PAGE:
What Do You Feel God Feeling?

Posted on by Curt Thompson

I often ask my patients this question. Not, “What do you think God is thinking?” or “What do you think God is feeling?” Rather, “What do you feel God feeling?” They will occasionally give me a puzzled look, as if to ask in return, “What exactly are you talking about?” It is not easy for us to get our imaginations around sensing what God is sensing, what he is feeling. Which isn’t really all that surprising. Many of us don’t really have that much experience being asked this question, and few of us have practiced over the years actually feeling what God is feeling. But sensing God’s emotional tenor is an important element in following Jesus. For indeed, the biblical narrative seems to indicate that Jesus felt his father’s presence and love quite sensitively, as did the psalmists who wrote so much out which Jesus learned to pray. To follow Jesus is to do what he did. Scripture is replete with references with God’s deep affection and commitment to us. But our experience as humans in our particular histories often crowds out any images of God’s love and affection. I’m more prone to be quite aware of his disappointment and impatience than I am of his pleasure. Luke’s Gospel records that at his baptism, Jesus heard his Father tell him of his love and affection. I would suggest that God is telling us each the same. All the time. My problem is that there is a cacophony of other voices telling me something very different. So here is something to try. Imagine that you are in one of your favorite places in the world, someplace beautiful, safe, and secure. Now imagine that after seeing yourself in this place for several moments, you sense God join you and say to you, “You are my daughter, and I am so pleased you are on the earth.” Or, “You are my son, and I could not be happier that you are mine.” Imagine what it would be like to live each measurable moment of time in the deep, present awareness that God feels that toward you. Imagine what would happen to our fear, our shame, our guilt. Visualize how we would treat our friends, children, even our enemies. I encourage you to give this exercise a try (but don’t stop till you’ve been at it for several weeks). I think you’ll like how it feels. I’m sure God will.

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3 Responses to What Do You Feel God Feeling?

  1. Robyn says:

    So interesting and resounds truth for me. so much of my Christian faith has been trying to prove my love and faith to Him by thinking the right thoughts, or doing the right behaviors. I can definitely say I am often overwhelmed with left-brain analysis and over-evaluation ABOUT God and what I know about Him. I feel and know His love often when I am writing a letter or poem of praise to Him…it is a long arduous process, at times, to REST and Be STILL and KNOW He is God.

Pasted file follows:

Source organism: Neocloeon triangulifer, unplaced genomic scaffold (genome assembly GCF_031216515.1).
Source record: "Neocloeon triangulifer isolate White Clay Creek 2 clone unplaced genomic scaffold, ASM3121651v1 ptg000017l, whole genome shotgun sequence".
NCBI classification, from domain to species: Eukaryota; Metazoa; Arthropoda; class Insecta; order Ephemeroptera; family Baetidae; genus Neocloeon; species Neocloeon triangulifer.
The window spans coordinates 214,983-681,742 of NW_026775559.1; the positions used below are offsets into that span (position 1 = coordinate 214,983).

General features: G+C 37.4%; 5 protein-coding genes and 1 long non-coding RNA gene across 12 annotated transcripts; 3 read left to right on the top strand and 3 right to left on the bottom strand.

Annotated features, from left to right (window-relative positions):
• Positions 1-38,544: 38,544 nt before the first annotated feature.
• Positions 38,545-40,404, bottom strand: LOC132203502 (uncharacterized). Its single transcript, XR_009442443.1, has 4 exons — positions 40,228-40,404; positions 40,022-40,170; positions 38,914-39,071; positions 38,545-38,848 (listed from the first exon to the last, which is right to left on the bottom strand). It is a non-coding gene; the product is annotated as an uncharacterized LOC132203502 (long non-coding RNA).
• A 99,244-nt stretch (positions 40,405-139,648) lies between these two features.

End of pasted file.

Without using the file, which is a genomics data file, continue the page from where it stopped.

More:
The integration of the disengaged parts of us…mind and body is what I believe Jesus came to give us – the mid of Christ and birth into His Body.

  2. LarryB says:

    This is aonther great point. We have been schooled in Old Testament ways and we need to spend more ttime contemplating, praying and meditating on the fact we are His children, He loves us and we bring Him joy.

  3. Pam says:

    Although I have been a Christian for many years, and am well-versed in theology, a disconnect I could not bridge kept me from feeling satisfied in God. Eventually, I came to realize that intimacy and feeling connected to others requires emotional transparency — both on my part and the other person’s. So, I’ve been applying this idea to my relationship with God, asking “What does God feel?” as I read the Bible and consider nature, current events, or my own needs. I believe His feelings go beyond “love” or “anger” to include states such as confidence, joy, playfulness, or anything else humans might feel. Considering God’s feelings leads to feeling connected in a deeply satisfying way; for example, I find a great deal of peace in reflecting on how confident God must feel, as I tend to be a fearful person in many situations. I suppose myself to be on safe theological ground here, since we are made in the image of God, but obviously one must be careful that our musings are guided by what the Bible tells us of God’s character, plan, etc. Thank you, Curt, for your statement on God’s feelings, and I would love to hear anything else you have to share on this topic.

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